Demonstrators in New York protest proposed anti-piracy legislation that… (Richard Drew, Associated…)
Reporting from Los Angeles and Washington — In cutting off access to thousands of websites for a day, the tech industry flexed its political muscle with a don't-mess-with-the-Web campaign that highlighted its vast reach and how indispensable the Internet has become.
The sweeping blackout to protest federal anti-piracy bills sparked frustration and confusion Wednesday but had its intended effect — disrupting the usual flow of the Internet while mobilizing opposition among online users and lawmakers.
More than 10,000 websites participated in the strike against the Stop Online Piracy Act and the Protect Intellectual Property Act, bills that opponents say could lead to censorship online and force some websites out of business. Some, including Wikipedia, Reddit and Boing Boing, shut down for the day, while others such as Craigslist and Google protested by blacking out parts of their sites and urging users to sign online petitions and contact members of Congress.
Shortly after midday, Google said 4.5 million people had signed its petition. Meanwhile, Wikipedia said 5.5 million people had clicked through the blackout message on its home page for information on how to contact their local lawmakers.
"We're pretty staggered by that number," said Jay Walsh, a spokesman for the Wikimedia Foundation. He said the site was advising users to call lawmakers instead of emailing them after getting reports that congressional inboxes were flooded and servers were facing capacity issues.
The impact of Wednesday's action raised the possibility of a bigger and broader Internet strike that could lead to a virtual information blackout. The biggest Internet companies such as Google and Facebook did not shut down — they could have lost millions of dollars in advertising revenue — but expressed their support online.
"Technology has grown as a part of our lives and the companies now have something of value that they can withhold in terms of services, which is a shift in the overall political landscape," said Colin Gillis, a technology analyst at BGC Financial. "Is this spawning a new level of activism? I'd say absolutely yes."
Despite unprecedented publicity ahead of the strike, many Internet users were caught off guard.
"I support what they're doing, but to be honest, I would have preferred to see more what Google did: Leave the service available but make a point," said Burbank resident Robert Rose, 45, who was irritated when he couldn't access some of his favorite websites. The marketing consultant vented on Twitter, writing "BlackoutWorking."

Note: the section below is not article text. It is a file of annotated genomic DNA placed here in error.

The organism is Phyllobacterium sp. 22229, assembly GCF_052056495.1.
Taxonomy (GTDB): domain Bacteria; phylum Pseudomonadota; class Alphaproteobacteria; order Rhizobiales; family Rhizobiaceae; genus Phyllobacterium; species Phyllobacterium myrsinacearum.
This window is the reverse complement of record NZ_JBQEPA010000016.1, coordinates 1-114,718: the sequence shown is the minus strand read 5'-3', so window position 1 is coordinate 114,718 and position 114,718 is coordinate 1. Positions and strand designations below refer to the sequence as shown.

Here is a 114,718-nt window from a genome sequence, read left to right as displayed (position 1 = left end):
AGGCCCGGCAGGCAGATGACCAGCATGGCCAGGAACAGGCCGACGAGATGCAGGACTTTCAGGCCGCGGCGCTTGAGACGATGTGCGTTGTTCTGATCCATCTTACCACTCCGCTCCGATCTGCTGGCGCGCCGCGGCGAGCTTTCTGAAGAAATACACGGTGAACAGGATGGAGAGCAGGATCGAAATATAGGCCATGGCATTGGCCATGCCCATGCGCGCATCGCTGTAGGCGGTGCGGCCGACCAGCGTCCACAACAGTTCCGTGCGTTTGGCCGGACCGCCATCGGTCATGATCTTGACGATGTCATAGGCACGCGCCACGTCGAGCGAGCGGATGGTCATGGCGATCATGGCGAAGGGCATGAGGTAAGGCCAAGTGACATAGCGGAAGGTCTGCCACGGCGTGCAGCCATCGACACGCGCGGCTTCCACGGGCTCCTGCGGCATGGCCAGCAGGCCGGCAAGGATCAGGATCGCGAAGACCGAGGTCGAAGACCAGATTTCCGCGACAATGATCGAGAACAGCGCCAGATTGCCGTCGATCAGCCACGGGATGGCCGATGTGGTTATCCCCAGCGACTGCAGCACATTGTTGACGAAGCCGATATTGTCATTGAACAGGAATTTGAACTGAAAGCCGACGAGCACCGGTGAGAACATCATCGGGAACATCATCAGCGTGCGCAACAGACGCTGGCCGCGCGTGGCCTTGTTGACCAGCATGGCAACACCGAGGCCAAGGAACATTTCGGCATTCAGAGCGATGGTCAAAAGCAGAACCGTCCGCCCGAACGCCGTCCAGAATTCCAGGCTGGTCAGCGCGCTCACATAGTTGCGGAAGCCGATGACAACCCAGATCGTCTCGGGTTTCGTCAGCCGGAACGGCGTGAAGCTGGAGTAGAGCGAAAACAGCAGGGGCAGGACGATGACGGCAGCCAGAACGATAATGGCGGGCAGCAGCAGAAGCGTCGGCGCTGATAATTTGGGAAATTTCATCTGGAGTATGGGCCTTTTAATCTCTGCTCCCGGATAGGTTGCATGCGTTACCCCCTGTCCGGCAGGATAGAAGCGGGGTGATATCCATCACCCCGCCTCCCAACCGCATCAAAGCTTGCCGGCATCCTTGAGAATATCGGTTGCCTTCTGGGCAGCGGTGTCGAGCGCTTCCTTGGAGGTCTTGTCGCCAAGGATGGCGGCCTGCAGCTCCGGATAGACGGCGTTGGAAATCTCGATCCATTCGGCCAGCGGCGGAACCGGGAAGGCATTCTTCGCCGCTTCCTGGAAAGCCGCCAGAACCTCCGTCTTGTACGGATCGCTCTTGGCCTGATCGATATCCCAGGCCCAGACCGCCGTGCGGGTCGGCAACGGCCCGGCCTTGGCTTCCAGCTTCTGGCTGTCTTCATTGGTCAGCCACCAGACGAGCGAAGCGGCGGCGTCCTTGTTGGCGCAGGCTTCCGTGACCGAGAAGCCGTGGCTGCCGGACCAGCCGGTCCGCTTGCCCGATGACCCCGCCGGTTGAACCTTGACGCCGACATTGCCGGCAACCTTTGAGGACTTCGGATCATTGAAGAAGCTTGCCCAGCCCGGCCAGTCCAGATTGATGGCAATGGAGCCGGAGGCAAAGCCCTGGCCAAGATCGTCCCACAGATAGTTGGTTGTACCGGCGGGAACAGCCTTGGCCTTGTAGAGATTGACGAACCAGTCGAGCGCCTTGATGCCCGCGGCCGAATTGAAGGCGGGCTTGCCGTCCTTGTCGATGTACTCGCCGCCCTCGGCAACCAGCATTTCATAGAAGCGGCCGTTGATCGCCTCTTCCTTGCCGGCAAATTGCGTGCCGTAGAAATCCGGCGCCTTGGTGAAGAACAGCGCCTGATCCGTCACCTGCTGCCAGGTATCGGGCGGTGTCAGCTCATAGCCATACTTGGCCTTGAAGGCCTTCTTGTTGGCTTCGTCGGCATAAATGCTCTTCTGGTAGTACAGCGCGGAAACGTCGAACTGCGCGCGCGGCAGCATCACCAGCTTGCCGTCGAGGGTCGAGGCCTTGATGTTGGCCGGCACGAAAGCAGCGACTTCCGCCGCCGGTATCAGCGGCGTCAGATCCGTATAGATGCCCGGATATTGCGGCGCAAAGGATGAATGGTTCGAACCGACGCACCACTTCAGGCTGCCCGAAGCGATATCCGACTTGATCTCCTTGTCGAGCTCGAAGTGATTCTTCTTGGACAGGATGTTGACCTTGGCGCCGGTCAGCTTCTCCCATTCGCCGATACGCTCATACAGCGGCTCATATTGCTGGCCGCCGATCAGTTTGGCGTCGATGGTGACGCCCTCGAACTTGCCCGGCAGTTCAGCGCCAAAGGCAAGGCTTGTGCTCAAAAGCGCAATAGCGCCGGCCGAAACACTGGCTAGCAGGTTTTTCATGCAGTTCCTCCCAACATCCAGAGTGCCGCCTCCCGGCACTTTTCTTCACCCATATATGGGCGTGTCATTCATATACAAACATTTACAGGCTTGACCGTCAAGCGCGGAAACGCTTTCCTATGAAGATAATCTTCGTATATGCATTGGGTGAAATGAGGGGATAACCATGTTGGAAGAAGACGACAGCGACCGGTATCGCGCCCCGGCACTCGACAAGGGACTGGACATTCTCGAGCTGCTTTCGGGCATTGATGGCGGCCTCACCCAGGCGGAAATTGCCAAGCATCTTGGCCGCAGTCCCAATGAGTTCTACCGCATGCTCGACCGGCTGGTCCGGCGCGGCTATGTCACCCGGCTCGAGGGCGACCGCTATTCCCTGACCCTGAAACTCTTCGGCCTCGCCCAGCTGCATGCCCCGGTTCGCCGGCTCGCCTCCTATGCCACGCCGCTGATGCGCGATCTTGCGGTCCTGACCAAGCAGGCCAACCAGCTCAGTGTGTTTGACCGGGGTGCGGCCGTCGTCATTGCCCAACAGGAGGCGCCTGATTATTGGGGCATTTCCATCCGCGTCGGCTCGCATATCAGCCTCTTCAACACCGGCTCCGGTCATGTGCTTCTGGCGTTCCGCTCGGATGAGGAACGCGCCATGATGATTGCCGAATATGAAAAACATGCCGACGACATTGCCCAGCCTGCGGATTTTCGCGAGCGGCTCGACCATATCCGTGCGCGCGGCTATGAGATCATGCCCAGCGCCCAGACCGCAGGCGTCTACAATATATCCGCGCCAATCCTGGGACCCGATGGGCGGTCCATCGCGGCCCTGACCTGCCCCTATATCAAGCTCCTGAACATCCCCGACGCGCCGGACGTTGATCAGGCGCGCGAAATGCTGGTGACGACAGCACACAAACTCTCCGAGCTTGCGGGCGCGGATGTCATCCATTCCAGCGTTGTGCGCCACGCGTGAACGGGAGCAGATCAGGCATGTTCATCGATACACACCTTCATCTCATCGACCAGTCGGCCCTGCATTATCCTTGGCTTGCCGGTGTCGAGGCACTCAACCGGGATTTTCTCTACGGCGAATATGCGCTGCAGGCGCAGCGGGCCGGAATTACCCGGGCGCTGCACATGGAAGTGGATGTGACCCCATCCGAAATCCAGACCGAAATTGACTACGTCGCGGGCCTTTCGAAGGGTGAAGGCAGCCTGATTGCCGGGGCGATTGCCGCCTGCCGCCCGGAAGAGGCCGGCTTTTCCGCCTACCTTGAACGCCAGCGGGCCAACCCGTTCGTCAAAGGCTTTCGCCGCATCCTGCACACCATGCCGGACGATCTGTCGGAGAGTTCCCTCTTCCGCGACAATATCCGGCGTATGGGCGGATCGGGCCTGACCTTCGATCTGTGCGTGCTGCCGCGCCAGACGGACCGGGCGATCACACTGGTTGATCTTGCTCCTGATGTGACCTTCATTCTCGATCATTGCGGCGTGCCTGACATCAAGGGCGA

With millions flooding Capitol Hill with emails and calls, some supporters of the legislation publicly backed away.
Sens. Orrin G. Hatch (R-Utah), Marco Rubio (R-Fla.) and Roy Blunt (R-Mo.) withdrew as co-sponsors of the Senate bill. Meanwhile, Reps. Lee Terry (R-Neb.) and Ben Quayle (R-Ariz.) said they were pulling their names from the companion House bill. Some other lawmakers also said they would not support the bills, endangering the push to quickly pass the legislation early this year.
Backed by Hollywood and media activists, the two bills aim to crack down on foreign websites that traffic in pirated movies, music and counterfeit goods. But Web companies argue that the proposed legislation is about more than piracy and digital copyright protection. They say the broad language of the bills would thwart free speech online and could stifle the Internet economy, hurt the creative process and drive up legal costs.
"Given the legitimate vocal concerns, it is imperative that we take a step back to allow everyone to come together and find a reasonable solution," said Hatch, who had been a strong early supporter before the backlash. He called for Senate Majority Leader Harry Reid (D-Nev.) to back off plans to hold a key procedural vote on the bill Tuesday.
Some senators' websites were inaccessible at times Wednesday. And the House saw double its normal Web traffic, said Dan Weiser, a spokesman for the Office of the Chief Administrative Officer of the House.
In the offices of Rep. Dan Lungren (R-Gold River), the phones were chirping every couple of minutes Wednesday afternoon.
"Every time the phone rings, it's SOPA," Lungren spokesman Brian Kaveney said. One staffer answered about 50 calls alone on the issue Wednesday, dutifully writing down each person's name, ZIP Code and viewpoint, with a promise to forward the information to Lungren.
The office received about 100 calls by midafternoon on SOPA, five times the number of the previous day. Almost all callers opposed the bill, but a few simply sought Lungren's position. He supports the goals of cracking down on foreign piracy websites but has problems with the legislation and wants to slow down the process.